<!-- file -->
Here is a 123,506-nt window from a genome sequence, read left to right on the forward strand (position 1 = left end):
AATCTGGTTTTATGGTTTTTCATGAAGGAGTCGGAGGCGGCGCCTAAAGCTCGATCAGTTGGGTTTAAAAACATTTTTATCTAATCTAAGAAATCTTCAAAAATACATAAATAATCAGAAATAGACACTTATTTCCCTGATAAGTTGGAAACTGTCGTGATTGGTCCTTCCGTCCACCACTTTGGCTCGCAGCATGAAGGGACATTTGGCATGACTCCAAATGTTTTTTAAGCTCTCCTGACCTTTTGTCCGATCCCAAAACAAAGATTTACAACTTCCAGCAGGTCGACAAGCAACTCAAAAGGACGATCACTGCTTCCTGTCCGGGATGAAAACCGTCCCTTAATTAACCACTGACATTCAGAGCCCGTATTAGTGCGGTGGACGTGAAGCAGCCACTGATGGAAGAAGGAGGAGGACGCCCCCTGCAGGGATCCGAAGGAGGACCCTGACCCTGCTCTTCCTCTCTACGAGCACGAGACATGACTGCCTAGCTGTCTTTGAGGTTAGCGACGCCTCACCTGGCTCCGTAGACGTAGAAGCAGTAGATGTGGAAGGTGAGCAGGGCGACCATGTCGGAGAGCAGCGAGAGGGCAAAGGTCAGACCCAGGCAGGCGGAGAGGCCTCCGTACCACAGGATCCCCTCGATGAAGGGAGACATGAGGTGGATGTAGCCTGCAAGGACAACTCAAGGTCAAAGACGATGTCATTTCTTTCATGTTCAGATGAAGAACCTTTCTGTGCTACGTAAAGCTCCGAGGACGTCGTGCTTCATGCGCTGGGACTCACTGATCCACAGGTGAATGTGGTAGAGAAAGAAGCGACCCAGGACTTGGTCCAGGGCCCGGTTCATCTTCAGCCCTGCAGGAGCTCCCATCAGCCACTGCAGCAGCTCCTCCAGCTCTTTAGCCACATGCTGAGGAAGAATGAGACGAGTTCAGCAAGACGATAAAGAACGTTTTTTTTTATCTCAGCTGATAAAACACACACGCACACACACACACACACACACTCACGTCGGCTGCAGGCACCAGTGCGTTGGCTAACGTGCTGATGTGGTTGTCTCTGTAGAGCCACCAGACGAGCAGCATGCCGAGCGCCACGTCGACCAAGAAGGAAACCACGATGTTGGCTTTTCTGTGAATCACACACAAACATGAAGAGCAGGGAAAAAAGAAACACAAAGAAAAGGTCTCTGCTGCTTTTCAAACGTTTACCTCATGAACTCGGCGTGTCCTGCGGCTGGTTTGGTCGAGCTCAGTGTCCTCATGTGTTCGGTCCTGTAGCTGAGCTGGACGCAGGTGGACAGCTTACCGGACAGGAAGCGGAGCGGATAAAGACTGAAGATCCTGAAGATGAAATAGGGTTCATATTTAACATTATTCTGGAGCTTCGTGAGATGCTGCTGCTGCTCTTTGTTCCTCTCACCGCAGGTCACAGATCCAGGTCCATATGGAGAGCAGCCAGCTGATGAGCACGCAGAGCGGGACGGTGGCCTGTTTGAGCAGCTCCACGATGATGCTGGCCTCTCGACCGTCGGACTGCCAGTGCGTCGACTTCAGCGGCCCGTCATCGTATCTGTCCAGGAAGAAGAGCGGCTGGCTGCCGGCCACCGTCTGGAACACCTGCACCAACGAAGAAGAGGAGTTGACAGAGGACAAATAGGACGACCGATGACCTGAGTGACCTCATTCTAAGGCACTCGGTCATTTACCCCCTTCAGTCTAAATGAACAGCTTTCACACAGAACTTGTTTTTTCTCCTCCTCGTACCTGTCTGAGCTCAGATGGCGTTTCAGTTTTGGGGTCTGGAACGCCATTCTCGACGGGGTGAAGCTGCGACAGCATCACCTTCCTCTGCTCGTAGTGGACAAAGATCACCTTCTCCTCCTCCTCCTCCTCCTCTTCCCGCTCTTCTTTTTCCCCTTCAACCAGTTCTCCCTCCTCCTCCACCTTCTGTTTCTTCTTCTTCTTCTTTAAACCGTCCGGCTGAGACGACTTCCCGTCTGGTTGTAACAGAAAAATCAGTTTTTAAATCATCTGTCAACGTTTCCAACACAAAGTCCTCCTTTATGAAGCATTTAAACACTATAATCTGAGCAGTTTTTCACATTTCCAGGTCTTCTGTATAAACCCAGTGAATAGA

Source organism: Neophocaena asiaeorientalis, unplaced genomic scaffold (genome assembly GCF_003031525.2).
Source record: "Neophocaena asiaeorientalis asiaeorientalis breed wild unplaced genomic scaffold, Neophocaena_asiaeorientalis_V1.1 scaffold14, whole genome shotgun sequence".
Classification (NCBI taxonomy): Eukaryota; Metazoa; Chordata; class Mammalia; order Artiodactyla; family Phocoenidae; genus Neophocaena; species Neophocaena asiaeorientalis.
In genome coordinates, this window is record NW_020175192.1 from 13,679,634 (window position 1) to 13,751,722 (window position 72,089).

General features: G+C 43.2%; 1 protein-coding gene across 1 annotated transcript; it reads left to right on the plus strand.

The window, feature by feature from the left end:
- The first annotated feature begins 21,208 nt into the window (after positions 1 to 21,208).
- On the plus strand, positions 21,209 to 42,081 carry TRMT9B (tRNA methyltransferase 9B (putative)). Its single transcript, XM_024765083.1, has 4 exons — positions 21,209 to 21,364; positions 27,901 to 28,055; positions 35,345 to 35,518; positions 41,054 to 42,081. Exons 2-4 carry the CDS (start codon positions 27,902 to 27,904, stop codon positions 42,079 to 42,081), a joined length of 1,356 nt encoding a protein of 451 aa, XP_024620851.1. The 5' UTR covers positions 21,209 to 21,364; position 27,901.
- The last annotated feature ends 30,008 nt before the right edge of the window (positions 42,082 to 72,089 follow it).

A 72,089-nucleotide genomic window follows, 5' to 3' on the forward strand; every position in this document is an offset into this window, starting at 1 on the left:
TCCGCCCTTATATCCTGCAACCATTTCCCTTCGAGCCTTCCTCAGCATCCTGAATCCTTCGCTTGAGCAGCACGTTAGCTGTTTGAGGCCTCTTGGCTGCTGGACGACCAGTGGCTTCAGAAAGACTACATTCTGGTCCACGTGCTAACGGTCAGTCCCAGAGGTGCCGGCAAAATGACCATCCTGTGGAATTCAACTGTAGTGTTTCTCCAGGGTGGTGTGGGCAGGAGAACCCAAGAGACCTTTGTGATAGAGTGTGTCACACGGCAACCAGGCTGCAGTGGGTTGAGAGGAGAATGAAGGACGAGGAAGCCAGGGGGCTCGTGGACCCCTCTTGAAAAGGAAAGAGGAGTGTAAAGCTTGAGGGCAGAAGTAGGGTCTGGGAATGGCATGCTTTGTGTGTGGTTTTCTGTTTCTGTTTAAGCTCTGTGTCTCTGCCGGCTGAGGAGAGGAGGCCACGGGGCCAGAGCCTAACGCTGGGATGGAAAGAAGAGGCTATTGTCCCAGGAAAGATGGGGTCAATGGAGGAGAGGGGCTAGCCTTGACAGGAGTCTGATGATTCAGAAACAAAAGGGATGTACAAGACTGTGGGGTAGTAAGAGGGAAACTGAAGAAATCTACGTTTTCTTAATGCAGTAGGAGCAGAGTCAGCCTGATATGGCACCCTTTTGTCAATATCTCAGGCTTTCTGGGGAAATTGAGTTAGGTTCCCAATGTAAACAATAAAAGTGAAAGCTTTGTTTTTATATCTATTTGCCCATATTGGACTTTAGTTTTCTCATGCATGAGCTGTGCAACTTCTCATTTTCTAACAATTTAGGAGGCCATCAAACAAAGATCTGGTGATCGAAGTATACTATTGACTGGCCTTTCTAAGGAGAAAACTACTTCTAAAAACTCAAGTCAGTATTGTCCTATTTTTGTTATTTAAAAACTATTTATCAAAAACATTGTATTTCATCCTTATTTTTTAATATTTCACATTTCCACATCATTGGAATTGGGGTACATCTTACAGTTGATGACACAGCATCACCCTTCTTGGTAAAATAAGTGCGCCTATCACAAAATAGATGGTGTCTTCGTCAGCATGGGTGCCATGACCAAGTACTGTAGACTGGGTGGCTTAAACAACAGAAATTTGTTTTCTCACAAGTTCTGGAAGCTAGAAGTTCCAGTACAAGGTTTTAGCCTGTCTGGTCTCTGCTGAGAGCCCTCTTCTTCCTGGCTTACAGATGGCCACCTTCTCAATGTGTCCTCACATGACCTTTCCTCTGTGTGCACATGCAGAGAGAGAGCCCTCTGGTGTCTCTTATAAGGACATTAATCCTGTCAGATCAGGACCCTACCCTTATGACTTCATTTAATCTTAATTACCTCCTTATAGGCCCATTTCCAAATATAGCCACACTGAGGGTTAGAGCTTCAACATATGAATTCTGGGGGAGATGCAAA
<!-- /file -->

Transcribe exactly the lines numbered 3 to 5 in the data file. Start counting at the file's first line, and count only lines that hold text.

Source organism: Neophocaena asiaeorientalis, unplaced genomic scaffold (genome assembly GCF_003031525.2).
Source record: "Neophocaena asiaeorientalis asiaeorientalis breed wild unplaced genomic scaffold, Neophocaena_asiaeorientalis_V1.1 scaffold14, whole genome shotgun sequence".
Classification (NCBI taxonomy): Eukaryota; Metazoa; Chordata; class Mammalia; order Artiodactyla; family Phocoenidae; genus Neophocaena; species Neophocaena asiaeorientalis.